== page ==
$1,000 reward offered for stolen cancer research laptop
Thieves make off with boffin's work on prostate cancer
Medical researchers in Oklahoma are offering a no-questions-asked $1,000 reward for the return of a stolen laptop that contains years of research on prostate cancer.
Sook Shin lost the 13-inch white MacBook last Sunday after thieves smashed the window of the car she shares with husband, Ralf Jankecht, and made off with the laptop. Data on the machine was not backed up.
The couple have posted reward posters in local pawn shops in Oklahoma City in the hopes of retrieving the research, most of which will be lost forever if the computer is not recovered. "I'm devastated and I feel so guilty," Shin told News 9. ®
There are two types of people...
Those that make backups.
And those that have never lost irreplaceable data.
I mean, really! What kind of numpty leaves their only copy of important data on a highly nickable computer, without making any backups?
Really? Years of important research not backed up one jot? You absolute clown.
The IT manager of this institution should be brought to task as well - IT management isn't just about ensuring the hardware works.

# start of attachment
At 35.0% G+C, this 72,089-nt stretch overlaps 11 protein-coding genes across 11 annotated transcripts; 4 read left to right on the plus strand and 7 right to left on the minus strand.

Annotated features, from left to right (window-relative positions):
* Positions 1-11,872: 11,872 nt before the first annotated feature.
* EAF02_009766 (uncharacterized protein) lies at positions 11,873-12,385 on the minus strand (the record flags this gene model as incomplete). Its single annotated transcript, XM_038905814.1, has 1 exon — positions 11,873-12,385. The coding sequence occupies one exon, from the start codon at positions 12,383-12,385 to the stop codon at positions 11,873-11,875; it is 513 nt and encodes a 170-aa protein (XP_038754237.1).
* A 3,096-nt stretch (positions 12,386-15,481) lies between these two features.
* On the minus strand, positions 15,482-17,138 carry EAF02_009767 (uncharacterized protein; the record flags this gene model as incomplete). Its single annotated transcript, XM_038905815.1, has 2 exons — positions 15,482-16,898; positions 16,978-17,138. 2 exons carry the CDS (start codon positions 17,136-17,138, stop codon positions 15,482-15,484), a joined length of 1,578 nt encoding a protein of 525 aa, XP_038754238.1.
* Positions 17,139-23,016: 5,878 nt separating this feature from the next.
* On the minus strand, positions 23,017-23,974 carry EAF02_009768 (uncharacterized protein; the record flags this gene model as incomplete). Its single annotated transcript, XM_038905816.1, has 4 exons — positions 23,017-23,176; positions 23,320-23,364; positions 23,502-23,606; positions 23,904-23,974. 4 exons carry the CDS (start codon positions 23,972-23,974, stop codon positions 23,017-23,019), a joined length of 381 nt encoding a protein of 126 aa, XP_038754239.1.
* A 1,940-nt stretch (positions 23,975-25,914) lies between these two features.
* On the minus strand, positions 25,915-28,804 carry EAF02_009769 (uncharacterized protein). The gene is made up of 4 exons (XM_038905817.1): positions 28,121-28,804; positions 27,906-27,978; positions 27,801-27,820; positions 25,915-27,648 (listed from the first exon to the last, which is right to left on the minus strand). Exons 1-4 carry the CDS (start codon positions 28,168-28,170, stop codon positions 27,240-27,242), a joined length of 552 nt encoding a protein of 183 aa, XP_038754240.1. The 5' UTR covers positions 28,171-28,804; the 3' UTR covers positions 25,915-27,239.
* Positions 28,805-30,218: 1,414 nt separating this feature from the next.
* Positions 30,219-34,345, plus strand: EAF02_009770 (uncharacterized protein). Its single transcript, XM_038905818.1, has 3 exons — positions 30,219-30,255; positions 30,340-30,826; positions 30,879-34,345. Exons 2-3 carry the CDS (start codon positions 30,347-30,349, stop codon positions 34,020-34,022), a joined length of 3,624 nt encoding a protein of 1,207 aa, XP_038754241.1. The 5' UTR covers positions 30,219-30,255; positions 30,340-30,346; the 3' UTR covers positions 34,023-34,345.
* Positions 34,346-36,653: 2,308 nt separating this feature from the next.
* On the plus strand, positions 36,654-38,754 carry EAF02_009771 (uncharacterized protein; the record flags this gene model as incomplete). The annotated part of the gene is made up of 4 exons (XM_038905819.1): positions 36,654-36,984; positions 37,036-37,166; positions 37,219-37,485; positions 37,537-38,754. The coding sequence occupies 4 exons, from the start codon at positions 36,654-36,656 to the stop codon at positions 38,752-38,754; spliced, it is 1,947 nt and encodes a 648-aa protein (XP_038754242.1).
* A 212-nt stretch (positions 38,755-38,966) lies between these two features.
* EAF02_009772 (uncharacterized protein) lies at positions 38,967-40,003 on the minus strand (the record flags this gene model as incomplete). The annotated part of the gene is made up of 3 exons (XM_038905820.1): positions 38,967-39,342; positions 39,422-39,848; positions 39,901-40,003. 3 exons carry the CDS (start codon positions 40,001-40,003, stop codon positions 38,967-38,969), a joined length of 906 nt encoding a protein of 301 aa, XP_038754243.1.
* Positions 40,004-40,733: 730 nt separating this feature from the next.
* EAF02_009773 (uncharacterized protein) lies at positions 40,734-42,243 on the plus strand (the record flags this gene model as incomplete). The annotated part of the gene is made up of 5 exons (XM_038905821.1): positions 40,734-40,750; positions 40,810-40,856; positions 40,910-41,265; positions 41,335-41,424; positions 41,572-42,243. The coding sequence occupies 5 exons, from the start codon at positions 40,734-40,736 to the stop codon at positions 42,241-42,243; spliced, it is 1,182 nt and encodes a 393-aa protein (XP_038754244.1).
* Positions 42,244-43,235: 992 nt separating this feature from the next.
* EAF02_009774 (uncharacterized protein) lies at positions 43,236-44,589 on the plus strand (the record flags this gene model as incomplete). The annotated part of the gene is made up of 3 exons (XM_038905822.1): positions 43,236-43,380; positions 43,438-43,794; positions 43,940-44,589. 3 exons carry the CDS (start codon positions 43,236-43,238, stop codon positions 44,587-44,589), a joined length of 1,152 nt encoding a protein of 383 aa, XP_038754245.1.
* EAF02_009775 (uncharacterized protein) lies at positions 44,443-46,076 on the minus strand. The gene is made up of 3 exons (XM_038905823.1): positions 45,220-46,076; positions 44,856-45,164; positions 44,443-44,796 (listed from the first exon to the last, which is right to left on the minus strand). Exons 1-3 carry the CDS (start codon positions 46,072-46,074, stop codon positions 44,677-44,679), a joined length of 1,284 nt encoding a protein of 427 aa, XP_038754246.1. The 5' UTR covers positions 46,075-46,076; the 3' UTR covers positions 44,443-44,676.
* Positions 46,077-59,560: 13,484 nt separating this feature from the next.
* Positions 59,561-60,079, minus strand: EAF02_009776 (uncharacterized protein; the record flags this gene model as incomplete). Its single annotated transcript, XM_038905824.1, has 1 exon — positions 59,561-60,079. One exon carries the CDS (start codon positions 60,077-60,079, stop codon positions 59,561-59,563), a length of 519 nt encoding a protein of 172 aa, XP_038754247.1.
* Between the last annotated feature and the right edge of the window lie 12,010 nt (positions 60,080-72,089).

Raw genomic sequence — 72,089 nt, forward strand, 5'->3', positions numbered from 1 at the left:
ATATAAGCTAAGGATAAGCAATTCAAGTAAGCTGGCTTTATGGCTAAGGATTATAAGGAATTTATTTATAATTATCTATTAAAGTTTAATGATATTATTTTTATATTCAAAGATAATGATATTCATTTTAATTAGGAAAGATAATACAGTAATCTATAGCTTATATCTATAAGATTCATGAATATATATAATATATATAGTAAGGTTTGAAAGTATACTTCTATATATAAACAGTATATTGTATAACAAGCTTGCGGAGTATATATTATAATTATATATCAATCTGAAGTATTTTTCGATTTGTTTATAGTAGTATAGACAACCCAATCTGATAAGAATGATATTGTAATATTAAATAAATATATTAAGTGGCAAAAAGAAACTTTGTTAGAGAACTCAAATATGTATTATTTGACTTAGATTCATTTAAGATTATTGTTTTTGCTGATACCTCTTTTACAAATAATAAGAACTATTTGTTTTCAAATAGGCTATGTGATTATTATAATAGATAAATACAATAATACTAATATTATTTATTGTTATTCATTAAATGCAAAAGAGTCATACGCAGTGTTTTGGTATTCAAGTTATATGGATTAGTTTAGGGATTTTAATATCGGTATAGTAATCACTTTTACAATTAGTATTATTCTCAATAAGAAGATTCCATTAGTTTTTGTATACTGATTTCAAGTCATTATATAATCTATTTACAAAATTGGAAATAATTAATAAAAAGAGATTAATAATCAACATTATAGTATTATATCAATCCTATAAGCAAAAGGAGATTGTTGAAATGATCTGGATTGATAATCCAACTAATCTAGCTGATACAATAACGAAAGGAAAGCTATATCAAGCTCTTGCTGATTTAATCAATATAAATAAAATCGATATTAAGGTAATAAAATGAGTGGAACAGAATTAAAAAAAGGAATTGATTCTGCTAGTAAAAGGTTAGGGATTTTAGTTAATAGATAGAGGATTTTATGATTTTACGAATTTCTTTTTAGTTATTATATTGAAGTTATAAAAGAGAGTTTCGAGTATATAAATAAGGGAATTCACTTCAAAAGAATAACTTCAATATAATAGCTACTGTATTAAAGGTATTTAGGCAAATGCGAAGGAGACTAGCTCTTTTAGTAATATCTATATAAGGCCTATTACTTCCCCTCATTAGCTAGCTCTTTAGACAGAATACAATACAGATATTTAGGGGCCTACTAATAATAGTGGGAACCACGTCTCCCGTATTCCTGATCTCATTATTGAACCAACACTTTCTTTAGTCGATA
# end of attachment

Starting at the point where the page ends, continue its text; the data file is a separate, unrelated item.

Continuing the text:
And the third kind...
...is wondering how we got here. This is not a numpty, but a highly intelligent person. Nevertheless, she hasn't protected herself from theft, disk crashes, software errors, or even the simple "Oops, didn't mean to press delete." What are we doing wrong?
Talked this over with a colleague, who mentioned losing a paper to a failed floppy disk in her freshman year. Similarly, when I was student, floppy disks and NFS mounts were very much hit-and-miss propositions, so you learned to save early, save often and save in multiple places as a student.
Modern equipment is much more reliable in that regard --which is great--, but apparently nobody has thought about the resulting need to teach students data management in some other way.
Upshot is, I'm not sure to what extent you can blame her. If you had never seen a car crash and seat belts were things you had to re-install in the car every morning, would you use them?
she's not, conversely, a flower arranger; she's a scientist and the computer is a tool of her trade. Now, I don't want to be too hard on her individually - It's easy enough to treat backups as "not a priority" - but I seriously wonder at the institutional culture that allows this sort of thing to happen.
Are they not just covering up for the fact they have done no work for years.
This sounds as flimsy an excuse as "the dog ate it"
Anyone dumb enough to not backup data THAT important I wouldn't trust to sweep a floor let alone look for a cure to cancer.